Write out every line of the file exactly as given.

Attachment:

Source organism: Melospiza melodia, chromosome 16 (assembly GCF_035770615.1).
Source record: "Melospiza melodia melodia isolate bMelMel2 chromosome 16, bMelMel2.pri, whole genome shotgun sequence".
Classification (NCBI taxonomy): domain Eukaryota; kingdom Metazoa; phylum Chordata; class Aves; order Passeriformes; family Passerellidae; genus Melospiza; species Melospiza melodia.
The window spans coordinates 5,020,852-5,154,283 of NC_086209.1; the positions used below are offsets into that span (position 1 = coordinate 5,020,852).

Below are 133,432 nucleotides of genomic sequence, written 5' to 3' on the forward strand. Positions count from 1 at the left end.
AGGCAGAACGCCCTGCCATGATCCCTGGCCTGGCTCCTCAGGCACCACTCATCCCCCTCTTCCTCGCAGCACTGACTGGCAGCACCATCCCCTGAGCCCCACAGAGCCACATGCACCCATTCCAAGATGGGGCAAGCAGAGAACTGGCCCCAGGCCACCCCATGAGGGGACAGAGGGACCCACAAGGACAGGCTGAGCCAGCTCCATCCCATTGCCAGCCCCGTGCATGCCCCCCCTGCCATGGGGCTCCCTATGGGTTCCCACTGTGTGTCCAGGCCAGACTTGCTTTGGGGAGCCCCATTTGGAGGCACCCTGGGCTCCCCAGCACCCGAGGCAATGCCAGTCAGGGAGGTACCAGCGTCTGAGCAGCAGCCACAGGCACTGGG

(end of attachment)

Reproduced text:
Source organism: Melospiza melodia, chromosome 16 (assembly GCF_035770615.1).
Source record: "Melospiza melodia melodia isolate bMelMel2 chromosome 16, bMelMel2.pri, whole genome shotgun sequence".
Classification (NCBI taxonomy): domain Eukaryota; kingdom Metazoa; phylum Chordata; class Aves; order Passeriformes; family Passerellidae; genus Melospiza; species Melospiza melodia.
The window spans coordinates 5,020,852-5,154,283 of NC_086209.1; the positions used below are offsets into that span (position 1 = coordinate 5,020,852).

Below are 133,432 nucleotides of genomic sequence, written 5' to 3' on the forward strand. Positions count from 1 at the left end.
AGGCAGAACGCCCTGCCATGATCCCTGGCCTGGCTCCTCAGGCACCACTCATCCCCCTCTTCCTCGCAGCACTGACTGGCAGCACCATCCCCTGAGCCCCACAGAGCCACATGCACCCATTCCAAGATGGGGCAAGCAGAGAACTGGCCCCAGGCCACCCCATGAGGGGACAGAGGGACCCACAAGGACAGGCTGAGCCAGCTCCATCCCATTGCCAGCCCCGTGCATGCCCCCCCTGCCATGGGGCTCCCTATGGGTTCCCACTGTGTGTCCAGGCCAGACTTGCTTTGGGGAGCCCCATTTGGAGGCACCCTGGGCTCCCCAGCACCCGAGGCAATGCCAGTCAGGGAGGTACCAGCGTCTGAGCAGCAGCCACAGGCACTGGG